Ronnie Rantz, a former LSU baseball pitcher and longtime sports broadcaster, was named the new chief executive officer and president of the Louisiana Sports Hall of Fame Foundation in September 2016.
Rantz, a left-handed pitcher on LSU’s 1991 and 1993 national championship baseball teams, officially took over Thursday as the Foundation’s CEO/President. He succeeded Lisa Babin, who served in the position from 2010 to mid-2016.
After a search process taking just over a month, Rantz emerged as the candidate recommended from over three dozen applicants for the position. Rantz has nearly two decades of extensive business development experience around the state. His hiring was approved during a Foundation board of directors meeting Wednesday evening in Lafayette, said board chair Brian Cheramie.
“We were ecstatic at the high caliber of the candidates who pursued our position, and could not be more pleased to complete the search by hiring Ronnie,” said Cheramie, a businessman from Cut Off. “The Foundation board and I are very excited about moving forward with Ronnie Rantz leading our efforts on behalf of the Hall of Fame.”
The Hall of Fame Foundation is the business arm of the Louisiana Sports Hall of Fame, created in 1958 by the Louisiana Sports Writers Association. Along with providing financial support, marketing and management for the Hall of Fame Induction Celebration staged annually in late June, the Foundation exists to support and promote the three-year-old Louisiana Sports Hall of Fame and Northwest Louisiana History Museum in Natchitoches.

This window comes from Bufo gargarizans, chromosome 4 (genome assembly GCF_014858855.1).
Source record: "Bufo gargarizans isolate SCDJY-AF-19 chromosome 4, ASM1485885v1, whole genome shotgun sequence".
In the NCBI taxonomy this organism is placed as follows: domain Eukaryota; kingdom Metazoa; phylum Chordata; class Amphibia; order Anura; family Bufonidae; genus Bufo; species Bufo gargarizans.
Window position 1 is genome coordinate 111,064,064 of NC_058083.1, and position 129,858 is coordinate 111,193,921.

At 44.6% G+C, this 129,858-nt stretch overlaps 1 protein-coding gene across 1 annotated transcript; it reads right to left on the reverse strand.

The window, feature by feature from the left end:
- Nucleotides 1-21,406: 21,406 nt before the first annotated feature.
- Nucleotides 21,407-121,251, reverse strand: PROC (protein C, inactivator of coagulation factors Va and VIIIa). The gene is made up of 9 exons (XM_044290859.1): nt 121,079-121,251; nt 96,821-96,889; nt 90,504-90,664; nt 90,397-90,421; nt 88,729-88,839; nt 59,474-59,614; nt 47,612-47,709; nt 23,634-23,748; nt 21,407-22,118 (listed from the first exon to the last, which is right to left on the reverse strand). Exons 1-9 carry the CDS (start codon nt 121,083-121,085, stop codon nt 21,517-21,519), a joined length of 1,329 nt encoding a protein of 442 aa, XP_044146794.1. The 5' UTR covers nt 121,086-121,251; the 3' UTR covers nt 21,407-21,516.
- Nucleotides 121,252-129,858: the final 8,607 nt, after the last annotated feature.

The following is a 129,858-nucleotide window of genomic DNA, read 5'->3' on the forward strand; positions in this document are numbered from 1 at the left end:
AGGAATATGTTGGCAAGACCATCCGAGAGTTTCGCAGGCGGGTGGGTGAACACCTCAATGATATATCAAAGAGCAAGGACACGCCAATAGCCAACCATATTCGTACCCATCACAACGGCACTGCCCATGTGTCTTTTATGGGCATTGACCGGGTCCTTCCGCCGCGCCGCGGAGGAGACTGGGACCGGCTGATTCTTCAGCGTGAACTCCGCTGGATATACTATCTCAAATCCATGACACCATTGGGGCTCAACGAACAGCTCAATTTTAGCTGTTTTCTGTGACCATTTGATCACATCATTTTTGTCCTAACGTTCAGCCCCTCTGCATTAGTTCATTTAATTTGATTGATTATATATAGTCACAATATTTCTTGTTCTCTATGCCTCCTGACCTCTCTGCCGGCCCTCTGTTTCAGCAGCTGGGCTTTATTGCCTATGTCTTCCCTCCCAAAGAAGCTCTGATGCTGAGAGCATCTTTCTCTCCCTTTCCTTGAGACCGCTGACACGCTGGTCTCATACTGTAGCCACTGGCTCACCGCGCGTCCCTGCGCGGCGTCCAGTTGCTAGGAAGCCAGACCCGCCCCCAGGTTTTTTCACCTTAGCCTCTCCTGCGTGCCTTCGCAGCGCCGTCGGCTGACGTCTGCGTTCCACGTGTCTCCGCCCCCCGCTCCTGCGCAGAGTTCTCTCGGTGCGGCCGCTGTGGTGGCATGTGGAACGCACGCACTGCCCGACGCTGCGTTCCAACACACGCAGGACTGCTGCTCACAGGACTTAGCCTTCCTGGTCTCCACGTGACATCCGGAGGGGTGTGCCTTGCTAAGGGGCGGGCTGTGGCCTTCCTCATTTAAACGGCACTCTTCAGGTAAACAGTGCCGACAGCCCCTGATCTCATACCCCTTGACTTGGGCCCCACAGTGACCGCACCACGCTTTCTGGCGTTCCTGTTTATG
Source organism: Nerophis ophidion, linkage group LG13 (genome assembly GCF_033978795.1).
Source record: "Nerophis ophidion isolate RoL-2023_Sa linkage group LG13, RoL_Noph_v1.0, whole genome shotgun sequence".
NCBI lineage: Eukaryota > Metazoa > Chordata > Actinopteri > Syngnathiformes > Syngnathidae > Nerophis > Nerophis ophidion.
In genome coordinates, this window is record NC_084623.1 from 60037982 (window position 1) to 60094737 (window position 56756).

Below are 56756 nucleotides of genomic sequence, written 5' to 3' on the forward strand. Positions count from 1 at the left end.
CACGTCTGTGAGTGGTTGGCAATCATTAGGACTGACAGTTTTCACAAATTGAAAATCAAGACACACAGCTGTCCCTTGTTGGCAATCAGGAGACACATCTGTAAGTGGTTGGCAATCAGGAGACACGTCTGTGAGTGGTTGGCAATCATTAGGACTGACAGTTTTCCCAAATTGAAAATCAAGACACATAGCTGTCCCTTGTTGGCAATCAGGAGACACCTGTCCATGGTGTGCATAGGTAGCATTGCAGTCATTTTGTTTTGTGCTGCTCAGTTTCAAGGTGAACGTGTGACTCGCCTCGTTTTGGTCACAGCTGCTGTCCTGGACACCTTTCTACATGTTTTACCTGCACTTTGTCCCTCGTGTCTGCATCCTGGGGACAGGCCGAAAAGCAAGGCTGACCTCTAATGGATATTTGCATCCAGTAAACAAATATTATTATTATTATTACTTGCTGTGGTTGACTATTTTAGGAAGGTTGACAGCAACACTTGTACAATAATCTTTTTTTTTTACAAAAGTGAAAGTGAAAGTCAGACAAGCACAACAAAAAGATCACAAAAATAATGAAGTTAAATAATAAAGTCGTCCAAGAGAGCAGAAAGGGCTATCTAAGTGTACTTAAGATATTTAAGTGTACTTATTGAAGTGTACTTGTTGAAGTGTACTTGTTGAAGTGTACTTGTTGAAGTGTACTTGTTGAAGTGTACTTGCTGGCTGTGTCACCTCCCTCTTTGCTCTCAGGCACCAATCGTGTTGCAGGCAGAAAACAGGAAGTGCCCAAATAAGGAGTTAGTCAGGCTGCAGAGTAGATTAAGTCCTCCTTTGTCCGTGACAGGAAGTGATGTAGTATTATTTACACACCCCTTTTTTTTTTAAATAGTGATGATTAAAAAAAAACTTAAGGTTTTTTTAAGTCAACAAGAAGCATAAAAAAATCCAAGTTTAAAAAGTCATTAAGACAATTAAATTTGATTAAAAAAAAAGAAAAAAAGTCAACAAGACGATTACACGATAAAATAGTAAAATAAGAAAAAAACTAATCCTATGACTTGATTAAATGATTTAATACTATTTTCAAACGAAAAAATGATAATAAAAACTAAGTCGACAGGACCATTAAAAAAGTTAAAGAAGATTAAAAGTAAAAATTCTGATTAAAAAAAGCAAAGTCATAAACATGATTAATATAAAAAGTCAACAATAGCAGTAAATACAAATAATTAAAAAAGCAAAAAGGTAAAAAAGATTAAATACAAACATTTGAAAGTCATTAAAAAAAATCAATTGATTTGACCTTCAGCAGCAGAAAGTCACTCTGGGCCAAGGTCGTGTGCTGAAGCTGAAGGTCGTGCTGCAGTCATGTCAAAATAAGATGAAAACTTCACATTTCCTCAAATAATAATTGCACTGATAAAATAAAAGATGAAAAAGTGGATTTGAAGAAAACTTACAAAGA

“Ronnie’s long track record of successful marketing and promoting endeavors, on various platforms, translates perfectly to this position,” said Hall of Fame chairman Doug Ireland of Natchitoches. “He has extensive experience working in Louisiana’s business community, brokering mutually beneficial partnerships and also assisting with charitable and community causes. He’s successfully created and managed budgets and personnel and collaborated with volunteers and outside work forces.
“He is deeply passionate and knowledgeable about sports in Louisiana, and due to his career as an athlete and broadcaster, he has a high profile around our state that will serve us well,” said Ireland. “He is hitting the ground running.”
An Alexandria native and standout athlete at Holy Savior Menard High School in the late 1980s, Rantz made the 1992 All-Southeastern Conference Tournament team. After coach Skip Bertman’s Tigers won the 1993 College World Series, Rantz pitched professionally in the San Diego Padres and Milwaukee Brewers minor league organizations.
After an arm injury curtailed his playing career, Rantz moved into broadcasting as a sports radio personality in Baton Rouge. He is perhaps best known statewide and beyond for his role, beginning in 1998, as producer and color analyst for Jumbo Sports Network television broadcasts of LSU baseball.
Rantz has served as a color analyst for football, basketball and baseball telecasts for several regional networks covering games involving teams from the Southeastern Conference, the Sun Belt Conference, the Southland Conference, the Southwestern Athletic Conference, and high school contests. He was producer and host from 1999-2004 for PREP TV!, a 30-minute regular magazine-style show focusing on state prep sports.
The Denham Springs resident has extensive experience in event management, including spending over a year in 2001-02 as general manager of the Lafayette Roughnecks Af2 arena league professional football team. He has been engaged in marketing and fundraising activities related to high school and college sports, and the health care industry, along with an association with L’Auberge Baton Rouge Casino.
Among his charitable activities are working with fundraising events, such as golf tournaments, to support the National Kidney Foundation of Louisiana, and the Wally Pontiff Jr. Foundation. Rantz has generated over $5 million in sports marketing sponsorships in the past 20 years.
The Foundation continues to maintain its headquarters in Natchitoches, home of the Hall of Fame since 1971, with the Foundation office at 500 Front Street, two blocks away from the 27,500-square foot, $23 million state-operated museum at 800 Front Street.Ronnie Rantz